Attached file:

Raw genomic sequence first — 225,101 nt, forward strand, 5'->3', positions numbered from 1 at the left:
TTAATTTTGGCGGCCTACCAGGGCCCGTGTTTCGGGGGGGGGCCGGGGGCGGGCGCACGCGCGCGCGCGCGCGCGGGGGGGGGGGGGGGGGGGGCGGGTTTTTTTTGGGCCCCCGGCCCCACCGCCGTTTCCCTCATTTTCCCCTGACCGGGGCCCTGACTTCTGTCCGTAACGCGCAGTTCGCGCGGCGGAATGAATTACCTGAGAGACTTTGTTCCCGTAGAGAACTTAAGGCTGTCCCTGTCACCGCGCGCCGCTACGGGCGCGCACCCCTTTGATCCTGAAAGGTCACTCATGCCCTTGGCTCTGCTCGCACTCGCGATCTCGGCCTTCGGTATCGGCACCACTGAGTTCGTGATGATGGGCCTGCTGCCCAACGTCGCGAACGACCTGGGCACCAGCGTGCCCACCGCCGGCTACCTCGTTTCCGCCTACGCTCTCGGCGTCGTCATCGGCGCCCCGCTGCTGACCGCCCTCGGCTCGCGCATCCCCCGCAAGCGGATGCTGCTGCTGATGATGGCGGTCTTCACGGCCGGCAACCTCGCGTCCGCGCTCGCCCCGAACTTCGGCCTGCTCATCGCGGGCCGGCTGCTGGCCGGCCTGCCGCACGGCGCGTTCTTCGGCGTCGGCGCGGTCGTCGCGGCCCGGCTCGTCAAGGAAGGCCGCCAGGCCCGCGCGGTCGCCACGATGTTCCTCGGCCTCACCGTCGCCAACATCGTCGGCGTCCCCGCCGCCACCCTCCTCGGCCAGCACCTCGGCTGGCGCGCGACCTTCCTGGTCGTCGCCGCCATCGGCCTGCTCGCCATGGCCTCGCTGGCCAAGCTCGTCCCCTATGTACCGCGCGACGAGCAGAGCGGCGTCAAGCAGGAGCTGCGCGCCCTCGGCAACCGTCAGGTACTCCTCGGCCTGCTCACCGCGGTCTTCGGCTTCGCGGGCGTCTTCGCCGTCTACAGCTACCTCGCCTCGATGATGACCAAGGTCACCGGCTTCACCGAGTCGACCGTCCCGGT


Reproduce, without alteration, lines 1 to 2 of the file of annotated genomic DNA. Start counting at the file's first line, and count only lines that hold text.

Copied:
Raw genomic sequence first — 225,101 nt, forward strand, 5'->3', positions numbered from 1 at the left:
TTAATTTTGGCGGCCTACCAGGGCCCGTGTTTCGGGGGGGGGCCGGGGGCGGGCGCACGCGCGCGCGCGCGCGCGGGGGGGGGGGGGGGGGGGGCGGGTTTTTTTTGGGCCCCCGGCCCCACCGCCGTTTCCCTCATTTTCCCCTGACCGGGGCCCTGACTTCTGTCCGTAACGCGCAGTTCGCGCGGCGGAATGAATTACCTGAGAGACTTTGTTCCCGTAGAGAACTTAAGGCTGTCCCTGTCACCGCGCGCCGCTACGGGCGCGCACCCCTTTGATCCTGAAAGGTCACTCATGCCCTTGGCTCTGCTCGCACTCGCGATCTCGGCCTTCGGTATCGGCACCACTGAGTTCGTGATGATGGGCCTGCTGCCCAACGTCGCGAACGACCTGGGCACCAGCGTGCCCACCGCCGGCTACCTCGTTTCCGCCTACGCTCTCGGCGTCGTCATCGGCGCCCCGCTGCTGACCGCCCTCGGCTCGCGCATCCCCCGCAAGCGGATGCTGCTGCTGATGATGGCGGTCTTCACGGCCGGCAACCTCGCGTCCGCGCTCGCCCCGAACTTCGGCCTGCTCATCGCGGGCCGGCTGCTGGCCGGCCTGCCGCACGGCGCGTTCTTCGGCGTCGGCGCGGTCGTCGCGGCCCGGCTCGTCAAGGAAGGCCGCCAGGCCCGCGCGGTCGCCACGATGTTCCTCGGCCTCACCGTCGCCAACATCGTCGGCGTCCCCGCCGCCACCCTCCTCGGCCAGCACCTCGGCTGGCGCGCGACCTTCCTGGTCGTCGCCGCCATCGGCCTGCTCGCCATGGCCTCGCTGGCCAAGCTCGTCCCCTATGTACCGCGCGACGAGCAGAGCGGCGTCAAGCAGGAGCTGCGCGCCCTCGGCAACCGTCAGGTACTCCTCGGCCTGCTCACCGCGGTCTTCGGCTTCGCGGGCGTCTTCGCCGTCTACAGCTACCTCGCCTCGATGATGACCAAGGTCACCGGCTTCACCGAGTCGACCGTCCCGGT